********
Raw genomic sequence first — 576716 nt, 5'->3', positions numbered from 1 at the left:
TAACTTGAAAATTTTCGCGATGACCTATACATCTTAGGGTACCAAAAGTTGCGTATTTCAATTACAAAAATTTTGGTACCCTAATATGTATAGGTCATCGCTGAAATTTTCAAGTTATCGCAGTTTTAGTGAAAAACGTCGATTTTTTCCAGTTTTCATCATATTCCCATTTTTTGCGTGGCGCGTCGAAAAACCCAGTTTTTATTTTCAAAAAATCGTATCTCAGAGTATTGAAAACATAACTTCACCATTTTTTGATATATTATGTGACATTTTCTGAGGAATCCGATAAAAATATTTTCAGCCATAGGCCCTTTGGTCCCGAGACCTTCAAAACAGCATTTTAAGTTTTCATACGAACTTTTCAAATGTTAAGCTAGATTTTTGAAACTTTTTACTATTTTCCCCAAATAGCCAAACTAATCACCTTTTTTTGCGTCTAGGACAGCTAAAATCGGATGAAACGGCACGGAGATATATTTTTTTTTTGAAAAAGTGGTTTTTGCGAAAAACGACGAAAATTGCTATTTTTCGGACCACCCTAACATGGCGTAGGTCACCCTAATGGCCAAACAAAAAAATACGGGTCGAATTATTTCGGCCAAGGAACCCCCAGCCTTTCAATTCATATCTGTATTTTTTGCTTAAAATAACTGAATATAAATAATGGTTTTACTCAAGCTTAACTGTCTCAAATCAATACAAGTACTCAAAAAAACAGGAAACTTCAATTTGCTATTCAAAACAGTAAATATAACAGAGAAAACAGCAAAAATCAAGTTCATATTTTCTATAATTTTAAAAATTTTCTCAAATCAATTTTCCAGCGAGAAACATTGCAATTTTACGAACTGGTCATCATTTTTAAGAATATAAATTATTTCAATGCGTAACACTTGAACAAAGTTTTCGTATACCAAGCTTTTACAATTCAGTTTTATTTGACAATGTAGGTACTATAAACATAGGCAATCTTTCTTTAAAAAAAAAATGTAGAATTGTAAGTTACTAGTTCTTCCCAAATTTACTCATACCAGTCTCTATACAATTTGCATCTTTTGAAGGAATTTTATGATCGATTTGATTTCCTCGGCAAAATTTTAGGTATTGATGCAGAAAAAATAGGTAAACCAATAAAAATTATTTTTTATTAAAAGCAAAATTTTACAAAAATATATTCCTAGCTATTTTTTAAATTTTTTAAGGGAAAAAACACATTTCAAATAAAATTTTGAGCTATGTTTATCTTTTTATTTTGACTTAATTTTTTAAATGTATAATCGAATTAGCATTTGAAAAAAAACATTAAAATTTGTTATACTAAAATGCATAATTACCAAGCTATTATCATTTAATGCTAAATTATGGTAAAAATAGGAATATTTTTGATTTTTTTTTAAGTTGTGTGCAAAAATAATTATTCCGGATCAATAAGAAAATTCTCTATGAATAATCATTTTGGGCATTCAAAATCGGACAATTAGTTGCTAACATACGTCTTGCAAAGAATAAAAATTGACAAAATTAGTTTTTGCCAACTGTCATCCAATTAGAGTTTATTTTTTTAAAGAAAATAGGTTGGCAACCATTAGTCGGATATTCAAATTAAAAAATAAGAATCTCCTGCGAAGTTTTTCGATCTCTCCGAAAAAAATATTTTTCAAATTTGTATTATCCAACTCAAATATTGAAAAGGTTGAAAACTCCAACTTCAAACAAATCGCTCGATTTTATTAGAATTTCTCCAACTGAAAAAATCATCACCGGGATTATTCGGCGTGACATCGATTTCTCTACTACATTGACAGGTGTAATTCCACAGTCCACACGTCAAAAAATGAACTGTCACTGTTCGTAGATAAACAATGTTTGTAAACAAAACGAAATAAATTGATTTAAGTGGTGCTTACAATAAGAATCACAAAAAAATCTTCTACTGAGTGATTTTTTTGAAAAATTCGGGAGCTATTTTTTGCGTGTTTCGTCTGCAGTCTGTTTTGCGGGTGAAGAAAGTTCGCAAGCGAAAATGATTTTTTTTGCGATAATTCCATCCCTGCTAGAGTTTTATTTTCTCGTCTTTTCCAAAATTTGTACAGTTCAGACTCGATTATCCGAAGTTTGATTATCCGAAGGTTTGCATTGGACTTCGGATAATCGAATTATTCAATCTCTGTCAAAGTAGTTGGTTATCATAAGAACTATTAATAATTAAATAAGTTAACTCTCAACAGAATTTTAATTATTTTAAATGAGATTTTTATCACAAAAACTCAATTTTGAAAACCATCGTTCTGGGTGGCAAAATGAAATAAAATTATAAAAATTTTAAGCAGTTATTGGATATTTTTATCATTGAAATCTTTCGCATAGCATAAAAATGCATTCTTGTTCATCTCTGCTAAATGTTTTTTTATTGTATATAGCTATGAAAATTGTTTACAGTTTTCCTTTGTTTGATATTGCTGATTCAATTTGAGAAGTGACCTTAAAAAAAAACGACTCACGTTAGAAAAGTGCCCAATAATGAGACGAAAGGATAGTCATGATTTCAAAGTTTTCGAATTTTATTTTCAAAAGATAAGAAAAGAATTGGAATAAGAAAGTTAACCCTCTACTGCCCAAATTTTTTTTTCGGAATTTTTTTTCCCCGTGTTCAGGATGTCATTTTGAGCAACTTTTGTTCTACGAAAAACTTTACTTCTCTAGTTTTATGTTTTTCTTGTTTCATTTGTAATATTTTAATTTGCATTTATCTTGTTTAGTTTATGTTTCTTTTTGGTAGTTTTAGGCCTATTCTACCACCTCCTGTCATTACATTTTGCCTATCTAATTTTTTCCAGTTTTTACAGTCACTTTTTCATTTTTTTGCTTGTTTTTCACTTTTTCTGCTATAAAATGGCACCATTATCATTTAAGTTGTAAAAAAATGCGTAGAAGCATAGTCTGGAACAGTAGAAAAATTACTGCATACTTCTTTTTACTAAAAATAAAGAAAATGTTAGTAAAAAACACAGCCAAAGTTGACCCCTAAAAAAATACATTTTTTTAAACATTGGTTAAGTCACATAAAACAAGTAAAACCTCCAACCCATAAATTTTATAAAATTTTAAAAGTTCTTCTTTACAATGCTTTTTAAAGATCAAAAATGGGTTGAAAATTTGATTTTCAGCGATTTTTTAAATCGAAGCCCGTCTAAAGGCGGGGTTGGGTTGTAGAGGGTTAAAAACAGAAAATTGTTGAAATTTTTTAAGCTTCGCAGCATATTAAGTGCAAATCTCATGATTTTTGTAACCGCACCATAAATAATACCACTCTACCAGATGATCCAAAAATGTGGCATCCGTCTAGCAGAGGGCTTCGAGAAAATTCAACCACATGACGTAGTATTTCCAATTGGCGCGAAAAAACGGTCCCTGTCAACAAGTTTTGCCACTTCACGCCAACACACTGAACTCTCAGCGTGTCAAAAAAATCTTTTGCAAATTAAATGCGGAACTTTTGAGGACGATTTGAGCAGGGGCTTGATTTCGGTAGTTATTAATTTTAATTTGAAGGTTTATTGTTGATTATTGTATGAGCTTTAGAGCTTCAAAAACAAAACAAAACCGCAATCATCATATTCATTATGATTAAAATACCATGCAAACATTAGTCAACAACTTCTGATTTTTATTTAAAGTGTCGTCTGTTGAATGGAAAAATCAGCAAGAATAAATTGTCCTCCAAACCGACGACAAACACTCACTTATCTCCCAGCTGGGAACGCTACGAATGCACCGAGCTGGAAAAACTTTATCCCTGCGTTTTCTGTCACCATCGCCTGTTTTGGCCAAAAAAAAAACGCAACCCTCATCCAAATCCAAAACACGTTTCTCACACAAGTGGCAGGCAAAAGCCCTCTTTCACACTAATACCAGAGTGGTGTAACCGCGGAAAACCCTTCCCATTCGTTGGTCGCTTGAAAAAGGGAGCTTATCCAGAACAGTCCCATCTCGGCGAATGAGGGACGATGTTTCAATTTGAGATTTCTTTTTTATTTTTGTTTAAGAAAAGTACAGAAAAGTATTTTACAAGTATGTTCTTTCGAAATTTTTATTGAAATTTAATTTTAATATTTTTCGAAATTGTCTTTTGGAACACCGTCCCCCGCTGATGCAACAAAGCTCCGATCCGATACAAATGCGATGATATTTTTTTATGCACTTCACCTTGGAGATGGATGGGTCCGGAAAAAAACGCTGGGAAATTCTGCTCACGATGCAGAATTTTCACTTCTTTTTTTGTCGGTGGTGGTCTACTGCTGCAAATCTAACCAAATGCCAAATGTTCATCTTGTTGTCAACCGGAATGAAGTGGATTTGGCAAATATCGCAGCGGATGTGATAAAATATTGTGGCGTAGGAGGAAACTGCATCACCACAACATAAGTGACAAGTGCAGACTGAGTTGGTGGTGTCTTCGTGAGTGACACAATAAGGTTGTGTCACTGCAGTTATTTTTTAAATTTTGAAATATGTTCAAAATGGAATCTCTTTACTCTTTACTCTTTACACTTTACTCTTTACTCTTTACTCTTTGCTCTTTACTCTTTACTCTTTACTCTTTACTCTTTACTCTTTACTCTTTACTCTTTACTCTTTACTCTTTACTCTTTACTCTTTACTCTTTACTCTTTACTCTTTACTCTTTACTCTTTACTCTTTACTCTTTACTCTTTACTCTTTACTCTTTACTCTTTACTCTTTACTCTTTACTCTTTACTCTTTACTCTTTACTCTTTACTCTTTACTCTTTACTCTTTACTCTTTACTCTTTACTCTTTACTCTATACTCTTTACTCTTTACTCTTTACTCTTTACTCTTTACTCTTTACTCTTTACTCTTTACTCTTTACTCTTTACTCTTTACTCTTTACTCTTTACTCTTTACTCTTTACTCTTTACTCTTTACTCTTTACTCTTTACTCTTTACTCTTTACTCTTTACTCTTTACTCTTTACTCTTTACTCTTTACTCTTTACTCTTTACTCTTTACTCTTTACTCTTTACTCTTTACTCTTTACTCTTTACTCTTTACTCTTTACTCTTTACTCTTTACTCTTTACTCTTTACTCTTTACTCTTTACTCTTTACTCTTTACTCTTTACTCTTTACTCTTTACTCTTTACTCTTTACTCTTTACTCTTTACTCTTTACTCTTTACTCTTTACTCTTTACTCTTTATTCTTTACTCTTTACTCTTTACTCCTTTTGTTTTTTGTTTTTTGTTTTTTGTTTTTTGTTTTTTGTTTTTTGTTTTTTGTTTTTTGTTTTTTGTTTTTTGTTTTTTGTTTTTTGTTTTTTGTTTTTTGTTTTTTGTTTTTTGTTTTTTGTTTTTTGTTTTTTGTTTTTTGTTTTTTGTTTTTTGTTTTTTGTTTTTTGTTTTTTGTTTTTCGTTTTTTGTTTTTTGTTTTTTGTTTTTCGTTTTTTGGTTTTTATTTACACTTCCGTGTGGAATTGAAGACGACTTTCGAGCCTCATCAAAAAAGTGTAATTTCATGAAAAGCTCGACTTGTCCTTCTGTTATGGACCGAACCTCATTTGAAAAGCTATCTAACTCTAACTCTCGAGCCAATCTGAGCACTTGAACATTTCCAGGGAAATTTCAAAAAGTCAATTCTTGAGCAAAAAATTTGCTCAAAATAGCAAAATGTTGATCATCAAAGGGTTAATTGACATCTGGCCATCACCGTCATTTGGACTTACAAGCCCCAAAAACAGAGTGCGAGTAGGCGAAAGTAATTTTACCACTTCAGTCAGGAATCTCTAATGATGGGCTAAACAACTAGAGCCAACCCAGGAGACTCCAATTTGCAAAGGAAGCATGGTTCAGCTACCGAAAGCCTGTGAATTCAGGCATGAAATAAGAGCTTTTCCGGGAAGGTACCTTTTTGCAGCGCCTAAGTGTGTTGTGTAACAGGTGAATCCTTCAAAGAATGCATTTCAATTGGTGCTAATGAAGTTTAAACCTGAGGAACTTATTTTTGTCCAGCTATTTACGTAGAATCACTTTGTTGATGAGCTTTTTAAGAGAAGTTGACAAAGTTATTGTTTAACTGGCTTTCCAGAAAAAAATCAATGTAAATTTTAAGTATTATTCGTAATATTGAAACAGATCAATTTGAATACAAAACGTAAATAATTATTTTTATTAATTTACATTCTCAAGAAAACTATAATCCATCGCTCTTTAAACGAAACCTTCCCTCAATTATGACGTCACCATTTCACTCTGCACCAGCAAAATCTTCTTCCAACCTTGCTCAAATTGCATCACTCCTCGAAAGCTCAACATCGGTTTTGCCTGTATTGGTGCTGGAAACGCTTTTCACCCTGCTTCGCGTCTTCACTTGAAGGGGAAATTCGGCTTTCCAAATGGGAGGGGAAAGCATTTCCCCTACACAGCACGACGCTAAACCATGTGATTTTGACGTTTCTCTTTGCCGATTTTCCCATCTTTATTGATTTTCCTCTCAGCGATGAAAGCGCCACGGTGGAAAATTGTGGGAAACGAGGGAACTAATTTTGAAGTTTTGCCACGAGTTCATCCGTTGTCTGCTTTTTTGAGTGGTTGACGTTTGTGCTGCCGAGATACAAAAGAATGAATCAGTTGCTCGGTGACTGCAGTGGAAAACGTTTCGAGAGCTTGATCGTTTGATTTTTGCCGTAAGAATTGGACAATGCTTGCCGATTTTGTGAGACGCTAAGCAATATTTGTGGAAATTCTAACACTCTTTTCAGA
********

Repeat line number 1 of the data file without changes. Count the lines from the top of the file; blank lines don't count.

Raw genomic sequence first — 576716 nt, 5'->3', positions numbered from 1 at the left: